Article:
Premier Barnett’s true agenda came out this weekend, when he visited the town of Broome. He wants Broome to be the supply base, like Karratha, for a large Industrial and Port complex at James Price Point, like Dampier.
This was from February, before Woodside had pulled out. Barnett was meeting with the local Chamber of Commerce who mostly support Barnett’s vision. He may also have been at indigenous ‘Yawuru’ group’s new premises, opened today.
Superbasin that overwhelms the rest
- The Sunday Times
- February 24, 2013
CHEAPER gas and lots of it. Reduced electricity prices and royalties flowing, like rivers of gold, into the coffers of the WA Government to fund myriad infrastructure projects at some point in future.
It might read like any Premier’s fantasy, but the bounty locked in deep geological formations beneath the west Kimberley is the stuff dreams are made of.
Or nightmares, depending on your outlook. If the potential of the Canning Superbasin is to be realised, environmentalists say thousands of wells will have to be sunk.
And extracting much of the gas will require hydraulic fracture stimulation the controversial drilling practice better known as “fracking”.
Fracking creates fractures in rock formations that hold unconventional gas. Opponents say toxic chemicals used in the process poison surrounding ground water.
Industry and environmental groups are fiercely divided on the impacts, but there’s no disagreement on the phenomenal interest the Canning Basin is attracting, both at home and abroad.
Some of the biggest international energy companies are watching developments very closely, while some, like Mitsubishi Corporation and ConocoPhillips, are already funding the work of local exploration companies, which are themselves takeover targets.
If the proposed gas hub is built at James Price Point, the value of Perth-based Canning Basin explorers Buru Energy and New Standard Energy will soar. Experts say James Price Point would be logical as an export hub for onshore gas producers. Why pipe the gas to the Pilbara when there’s a hub on your doorstep?
Premier Colin Barnett acknowledged as much last month when interviewed by The Sunday Times about James Price Point. His vision is for the gas from the Canning Basin to be processed and exported from the precinct, alongside that from the Woodside Petroleum-led joint-venture.
Co-locating two LNG projects at James Price Point would “dramatically improve the economics for everyone,” the Premier said.
“The shale gas resource in the Canning Basin is probably twice the size of the combined offshore reservoirs of both the Carnarvon and Browse basins. Again, while that’s into the future probably five to 10 years away that’s another strong argument why the State Government wishes to see James Price Point developed.”
His comments were echoed this week by Mines Minister Norman Moore. He said export of Canning Basin gas was likely and that James Price Point made sense.
“I think that is on the cards,” he said. “There’s a huge reserve and the state won’t need all that for domestic purposes, so it’s not out of the question that they might seek to go to export.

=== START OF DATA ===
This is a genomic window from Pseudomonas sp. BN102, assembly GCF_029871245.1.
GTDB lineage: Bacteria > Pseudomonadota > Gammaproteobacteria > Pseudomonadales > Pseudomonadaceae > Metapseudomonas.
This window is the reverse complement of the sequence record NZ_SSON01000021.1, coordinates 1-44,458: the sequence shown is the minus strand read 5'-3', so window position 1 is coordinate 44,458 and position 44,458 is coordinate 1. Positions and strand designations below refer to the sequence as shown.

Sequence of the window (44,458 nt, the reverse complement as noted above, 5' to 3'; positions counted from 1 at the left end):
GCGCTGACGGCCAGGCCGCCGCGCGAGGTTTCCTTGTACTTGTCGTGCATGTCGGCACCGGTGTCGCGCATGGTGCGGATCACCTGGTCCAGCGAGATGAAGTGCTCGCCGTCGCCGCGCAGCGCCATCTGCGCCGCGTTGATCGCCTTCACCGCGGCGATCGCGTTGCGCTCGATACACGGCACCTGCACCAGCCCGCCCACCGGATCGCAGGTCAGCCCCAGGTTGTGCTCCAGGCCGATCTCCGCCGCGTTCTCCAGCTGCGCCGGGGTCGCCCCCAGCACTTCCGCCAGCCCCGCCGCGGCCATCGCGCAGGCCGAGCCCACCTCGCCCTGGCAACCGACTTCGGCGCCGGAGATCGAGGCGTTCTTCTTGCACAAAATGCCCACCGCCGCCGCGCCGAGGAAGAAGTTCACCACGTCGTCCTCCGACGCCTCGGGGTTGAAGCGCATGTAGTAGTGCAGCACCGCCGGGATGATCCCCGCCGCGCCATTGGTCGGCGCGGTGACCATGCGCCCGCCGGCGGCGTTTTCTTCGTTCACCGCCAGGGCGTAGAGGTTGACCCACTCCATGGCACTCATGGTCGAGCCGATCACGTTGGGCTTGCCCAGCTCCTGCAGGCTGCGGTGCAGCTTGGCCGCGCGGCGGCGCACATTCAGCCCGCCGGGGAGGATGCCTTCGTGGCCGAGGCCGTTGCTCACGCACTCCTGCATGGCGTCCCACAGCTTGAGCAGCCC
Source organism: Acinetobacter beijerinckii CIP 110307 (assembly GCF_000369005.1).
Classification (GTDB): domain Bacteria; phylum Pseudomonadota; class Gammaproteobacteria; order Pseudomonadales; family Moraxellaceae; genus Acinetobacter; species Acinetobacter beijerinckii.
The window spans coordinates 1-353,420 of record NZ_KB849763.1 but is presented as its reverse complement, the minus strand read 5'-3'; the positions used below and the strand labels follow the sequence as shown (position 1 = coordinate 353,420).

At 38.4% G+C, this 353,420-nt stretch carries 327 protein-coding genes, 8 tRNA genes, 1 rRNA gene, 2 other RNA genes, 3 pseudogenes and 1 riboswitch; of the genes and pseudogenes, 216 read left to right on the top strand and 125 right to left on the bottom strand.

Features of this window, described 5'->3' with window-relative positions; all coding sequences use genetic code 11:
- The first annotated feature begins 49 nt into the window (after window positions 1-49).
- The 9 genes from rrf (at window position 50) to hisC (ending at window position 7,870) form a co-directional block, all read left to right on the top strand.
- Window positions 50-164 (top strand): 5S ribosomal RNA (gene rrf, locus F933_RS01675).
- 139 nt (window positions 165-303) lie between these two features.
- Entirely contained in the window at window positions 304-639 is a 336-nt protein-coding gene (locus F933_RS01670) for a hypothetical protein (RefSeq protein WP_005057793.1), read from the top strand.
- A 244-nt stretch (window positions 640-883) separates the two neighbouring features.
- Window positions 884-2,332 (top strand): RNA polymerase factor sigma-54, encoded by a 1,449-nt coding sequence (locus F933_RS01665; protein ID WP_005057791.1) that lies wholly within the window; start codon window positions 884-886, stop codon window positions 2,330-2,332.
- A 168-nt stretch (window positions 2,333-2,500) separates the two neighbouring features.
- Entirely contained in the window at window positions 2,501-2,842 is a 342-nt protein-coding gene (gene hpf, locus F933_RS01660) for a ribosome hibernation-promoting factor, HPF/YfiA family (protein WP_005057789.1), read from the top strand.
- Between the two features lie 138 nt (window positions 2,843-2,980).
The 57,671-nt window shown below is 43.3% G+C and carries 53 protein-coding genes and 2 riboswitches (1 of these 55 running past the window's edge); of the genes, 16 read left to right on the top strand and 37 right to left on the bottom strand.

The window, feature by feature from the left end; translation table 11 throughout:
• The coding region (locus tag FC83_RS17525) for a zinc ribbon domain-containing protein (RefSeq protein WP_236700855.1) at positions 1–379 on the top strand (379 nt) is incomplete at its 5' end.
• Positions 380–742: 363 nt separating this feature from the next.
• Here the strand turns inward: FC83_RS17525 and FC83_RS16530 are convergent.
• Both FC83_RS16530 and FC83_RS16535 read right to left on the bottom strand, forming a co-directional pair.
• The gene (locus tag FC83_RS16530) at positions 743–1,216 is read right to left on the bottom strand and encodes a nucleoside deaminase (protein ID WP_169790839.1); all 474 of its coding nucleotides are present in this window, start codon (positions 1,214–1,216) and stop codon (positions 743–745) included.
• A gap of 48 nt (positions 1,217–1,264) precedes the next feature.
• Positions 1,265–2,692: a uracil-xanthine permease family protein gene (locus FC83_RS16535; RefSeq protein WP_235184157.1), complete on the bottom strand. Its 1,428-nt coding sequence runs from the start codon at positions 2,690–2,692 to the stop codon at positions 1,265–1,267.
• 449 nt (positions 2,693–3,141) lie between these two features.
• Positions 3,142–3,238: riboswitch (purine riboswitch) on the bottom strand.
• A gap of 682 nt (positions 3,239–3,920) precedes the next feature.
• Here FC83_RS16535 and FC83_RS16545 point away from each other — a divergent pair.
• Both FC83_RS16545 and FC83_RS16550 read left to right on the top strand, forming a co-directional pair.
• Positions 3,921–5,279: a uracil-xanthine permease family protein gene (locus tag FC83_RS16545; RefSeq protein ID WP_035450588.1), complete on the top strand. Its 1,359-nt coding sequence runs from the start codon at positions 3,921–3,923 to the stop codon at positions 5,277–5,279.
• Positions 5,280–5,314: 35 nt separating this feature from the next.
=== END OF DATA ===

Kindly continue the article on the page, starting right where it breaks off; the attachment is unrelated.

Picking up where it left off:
“And I think there’s been some talk about whether they can put their gas through the hub at James Price Point, which would make a bit of sense.”
Like the Premier, Mr Moore is deeply opposed to the prospect of Woodside and its Browse partners pursuing the cheaper option of processing gas on a floating facility, rather than doing it onshore at James Price Point.
Irrespective of who triumphs in next month’s state election, both Mr Barnett and Labor leader Mark McGowan have pledged to do all in their power to resist a floating LNG plant, which would see WA miss out on royalties and construction jobs.
“The quantity of gas that needs to be made into LNG needs an onshore facility,” Mr Moore said.
“I don’t think floating LNG can cope with the capacity of a Browse. (Adding) unconventional or onshore gas (to James Price Point) could be the cream on the cake.”
The Canning Superbasin is the biggest sedimentary basin in WA, covering an area of some 530,000sqkm, more than twice the size of Britain (243,610sqkm) and almost as big as Texas (696,241sqkm).
The US Energy Information Administration has estimated the basin holds unconventional gas resources of 229 trillion cubic feet. It could be one of the world’s greatest reserves.
Dane Griffen, onshore gas research officer for the Conservation Council of WA insists there is a bigger picture for James Price Point than simply the offshore Browse gas.
“The State Government wants that project onshore as a strategic asset to develop the Canning Basin,” he said.
“There’s anywhere between eight and 12 times more gas in the Canning Basin than there is in the Browse Basin and having an LNG processing facility in the Canning Basin would definitely suit the agenda that the State Government and the Federal Government has.
“Norman Moore said to me that the Canning Basin will make James Price Point a 100-year-project, not a 30 year project.”
Mr Griffen said the Government was sensitive when talking publicly about the Canning Basin because of fracking.
“They don’t like the f-word for starters and they are starting to really not like the s-word (shale) because people are starting to put two and two together. So they kind of try to keep a lid on it. I was surprised that Colin Barnett even opened his mouth (to The Sunday Times) about the Canning Basin.”
Glen Klatovsky, national Kimberley campaigner for the Wilderness Society, agrees the Canning Basin is the “main game”.